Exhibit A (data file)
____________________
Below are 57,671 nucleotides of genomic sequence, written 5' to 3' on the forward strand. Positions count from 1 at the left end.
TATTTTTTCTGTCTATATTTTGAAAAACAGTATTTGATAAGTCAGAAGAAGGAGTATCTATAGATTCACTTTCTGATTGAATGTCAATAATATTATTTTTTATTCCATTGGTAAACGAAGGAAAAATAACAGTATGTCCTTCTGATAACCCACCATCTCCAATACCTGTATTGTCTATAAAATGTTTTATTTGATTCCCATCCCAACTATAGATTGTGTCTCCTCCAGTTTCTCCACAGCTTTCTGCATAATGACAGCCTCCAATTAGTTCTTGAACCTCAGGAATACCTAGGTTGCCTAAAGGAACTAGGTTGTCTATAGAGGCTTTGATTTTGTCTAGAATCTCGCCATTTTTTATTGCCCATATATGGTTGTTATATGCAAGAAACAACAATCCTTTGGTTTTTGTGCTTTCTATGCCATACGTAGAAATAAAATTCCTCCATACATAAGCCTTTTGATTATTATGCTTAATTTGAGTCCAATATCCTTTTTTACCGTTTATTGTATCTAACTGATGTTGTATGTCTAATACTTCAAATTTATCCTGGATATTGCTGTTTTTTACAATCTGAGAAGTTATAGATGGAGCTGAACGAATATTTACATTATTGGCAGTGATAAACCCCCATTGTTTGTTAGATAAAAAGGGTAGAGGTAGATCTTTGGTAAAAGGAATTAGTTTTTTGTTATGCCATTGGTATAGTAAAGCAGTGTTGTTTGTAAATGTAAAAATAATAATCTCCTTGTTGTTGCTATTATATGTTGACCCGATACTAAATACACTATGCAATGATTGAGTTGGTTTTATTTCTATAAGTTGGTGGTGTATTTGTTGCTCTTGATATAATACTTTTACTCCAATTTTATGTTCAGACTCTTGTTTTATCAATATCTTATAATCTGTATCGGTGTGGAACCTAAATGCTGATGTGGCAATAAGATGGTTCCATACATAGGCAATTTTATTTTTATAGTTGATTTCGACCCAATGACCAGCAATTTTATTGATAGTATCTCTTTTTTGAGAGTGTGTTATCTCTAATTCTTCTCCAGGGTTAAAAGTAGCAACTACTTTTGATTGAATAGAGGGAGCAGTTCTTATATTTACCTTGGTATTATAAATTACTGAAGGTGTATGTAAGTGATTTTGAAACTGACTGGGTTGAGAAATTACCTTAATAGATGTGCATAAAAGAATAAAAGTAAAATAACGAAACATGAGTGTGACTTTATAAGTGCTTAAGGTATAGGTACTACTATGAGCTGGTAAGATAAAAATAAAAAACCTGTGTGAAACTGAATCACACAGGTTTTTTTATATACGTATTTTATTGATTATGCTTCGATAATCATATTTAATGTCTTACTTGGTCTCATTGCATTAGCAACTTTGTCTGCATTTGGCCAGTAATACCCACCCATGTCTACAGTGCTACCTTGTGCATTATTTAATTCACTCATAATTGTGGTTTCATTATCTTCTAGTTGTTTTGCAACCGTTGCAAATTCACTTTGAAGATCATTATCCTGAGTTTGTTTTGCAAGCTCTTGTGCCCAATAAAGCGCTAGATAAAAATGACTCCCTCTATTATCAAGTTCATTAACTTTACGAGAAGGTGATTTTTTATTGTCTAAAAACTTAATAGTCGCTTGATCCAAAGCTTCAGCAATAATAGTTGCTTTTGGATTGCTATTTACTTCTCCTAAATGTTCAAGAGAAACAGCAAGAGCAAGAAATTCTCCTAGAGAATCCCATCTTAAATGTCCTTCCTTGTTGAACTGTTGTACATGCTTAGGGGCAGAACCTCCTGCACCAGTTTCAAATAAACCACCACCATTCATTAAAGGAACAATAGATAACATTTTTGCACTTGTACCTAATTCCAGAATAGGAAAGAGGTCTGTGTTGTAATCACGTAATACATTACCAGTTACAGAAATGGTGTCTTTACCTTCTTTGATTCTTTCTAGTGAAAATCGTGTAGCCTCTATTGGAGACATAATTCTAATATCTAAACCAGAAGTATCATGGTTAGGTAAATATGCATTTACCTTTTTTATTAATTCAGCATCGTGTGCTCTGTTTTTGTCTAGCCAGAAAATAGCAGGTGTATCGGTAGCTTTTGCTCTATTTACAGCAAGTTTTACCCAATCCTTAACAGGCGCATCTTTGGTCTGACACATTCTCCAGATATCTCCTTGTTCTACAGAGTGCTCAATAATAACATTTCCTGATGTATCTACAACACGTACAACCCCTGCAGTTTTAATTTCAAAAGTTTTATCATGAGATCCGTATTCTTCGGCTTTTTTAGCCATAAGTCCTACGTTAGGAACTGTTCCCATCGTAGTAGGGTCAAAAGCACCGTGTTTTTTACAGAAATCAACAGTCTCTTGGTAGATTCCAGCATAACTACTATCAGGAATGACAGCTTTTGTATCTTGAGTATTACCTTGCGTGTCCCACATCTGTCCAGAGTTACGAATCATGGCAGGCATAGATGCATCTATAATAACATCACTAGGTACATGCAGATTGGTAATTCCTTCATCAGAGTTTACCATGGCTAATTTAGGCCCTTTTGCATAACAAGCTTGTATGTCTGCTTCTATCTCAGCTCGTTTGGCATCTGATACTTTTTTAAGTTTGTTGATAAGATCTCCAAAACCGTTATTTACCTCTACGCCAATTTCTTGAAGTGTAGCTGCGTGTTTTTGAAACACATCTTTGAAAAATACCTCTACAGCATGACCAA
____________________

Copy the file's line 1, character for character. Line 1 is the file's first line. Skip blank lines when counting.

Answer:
Below are 57,671 nucleotides of genomic sequence, written 5' to 3' on the forward strand. Positions count from 1 at the left end.